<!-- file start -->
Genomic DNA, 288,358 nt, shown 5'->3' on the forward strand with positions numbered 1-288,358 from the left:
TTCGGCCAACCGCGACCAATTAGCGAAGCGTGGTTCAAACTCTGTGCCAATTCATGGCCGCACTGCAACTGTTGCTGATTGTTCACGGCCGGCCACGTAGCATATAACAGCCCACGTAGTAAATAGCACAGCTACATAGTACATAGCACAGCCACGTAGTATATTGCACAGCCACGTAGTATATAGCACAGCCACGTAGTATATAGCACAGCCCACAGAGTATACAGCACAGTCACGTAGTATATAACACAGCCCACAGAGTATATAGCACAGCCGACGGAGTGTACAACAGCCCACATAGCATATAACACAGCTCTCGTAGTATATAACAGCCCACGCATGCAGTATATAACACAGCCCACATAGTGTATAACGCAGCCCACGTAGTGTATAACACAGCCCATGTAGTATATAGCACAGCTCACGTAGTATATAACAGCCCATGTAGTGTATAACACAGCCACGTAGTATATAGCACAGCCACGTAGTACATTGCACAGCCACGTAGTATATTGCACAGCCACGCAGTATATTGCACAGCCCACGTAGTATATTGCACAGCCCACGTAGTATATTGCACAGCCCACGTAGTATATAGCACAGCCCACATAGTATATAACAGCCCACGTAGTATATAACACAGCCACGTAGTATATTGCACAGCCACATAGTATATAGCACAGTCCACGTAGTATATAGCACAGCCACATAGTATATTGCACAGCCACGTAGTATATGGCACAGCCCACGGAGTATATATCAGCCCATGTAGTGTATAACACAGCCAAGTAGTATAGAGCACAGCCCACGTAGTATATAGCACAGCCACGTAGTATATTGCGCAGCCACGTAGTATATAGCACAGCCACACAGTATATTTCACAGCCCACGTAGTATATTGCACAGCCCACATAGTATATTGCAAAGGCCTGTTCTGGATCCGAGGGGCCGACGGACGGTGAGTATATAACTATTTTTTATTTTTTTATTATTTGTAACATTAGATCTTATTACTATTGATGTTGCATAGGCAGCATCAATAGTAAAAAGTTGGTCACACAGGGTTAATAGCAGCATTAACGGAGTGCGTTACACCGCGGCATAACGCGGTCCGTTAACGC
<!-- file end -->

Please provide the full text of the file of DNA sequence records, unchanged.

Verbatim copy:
Genomic DNA, 288,358 nt, shown 5'->3' on the forward strand with positions numbered 1-288,358 from the left:
TTCGGCCAACCGCGACCAATTAGCGAAGCGTGGTTCAAACTCTGTGCCAATTCATGGCCGCACTGCAACTGTTGCTGATTGTTCACGGCCGGCCACGTAGCATATAACAGCCCACGTAGTAAATAGCACAGCTACATAGTACATAGCACAGCCACGTAGTATATTGCACAGCCACGTAGTATATAGCACAGCCACGTAGTATATAGCACAGCCCACAGAGTATACAGCACAGTCACGTAGTATATAACACAGCCCACAGAGTATATAGCACAGCCGACGGAGTGTACAACAGCCCACATAGCATATAACACAGCTCTCGTAGTATATAACAGCCCACGCATGCAGTATATAACACAGCCCACATAGTGTATAACGCAGCCCACGTAGTGTATAACACAGCCCATGTAGTATATAGCACAGCTCACGTAGTATATAACAGCCCATGTAGTGTATAACACAGCCACGTAGTATATAGCACAGCCACGTAGTACATTGCACAGCCACGTAGTATATTGCACAGCCACGCAGTATATTGCACAGCCCACGTAGTATATTGCACAGCCCACGTAGTATATTGCACAGCCCACGTAGTATATAGCACAGCCCACATAGTATATAACAGCCCACGTAGTATATAACACAGCCACGTAGTATATTGCACAGCCACATAGTATATAGCACAGTCCACGTAGTATATAGCACAGCCACATAGTATATTGCACAGCCACGTAGTATATGGCACAGCCCACGGAGTATATATCAGCCCATGTAGTGTATAACACAGCCAAGTAGTATAGAGCACAGCCCACGTAGTATATAGCACAGCCACGTAGTATATTGCGCAGCCACGTAGTATATAGCACAGCCACACAGTATATTTCACAGCCCACGTAGTATATTGCACAGCCCACATAGTATATTGCAAAGGCCTGTTCTGGATCCGAGGGGCCGACGGACGGTGAGTATATAACTATTTTTTATTTTTTTATTATTTGTAACATTAGATCTTATTACTATTGATGTTGCATAGGCAGCATCAATAGTAAAAAGTTGGTCACACAGGGTTAATAGCAGCATTAACGGAGTGCGTTACACCGCGGCATAACGCGGTCCGTTAACGC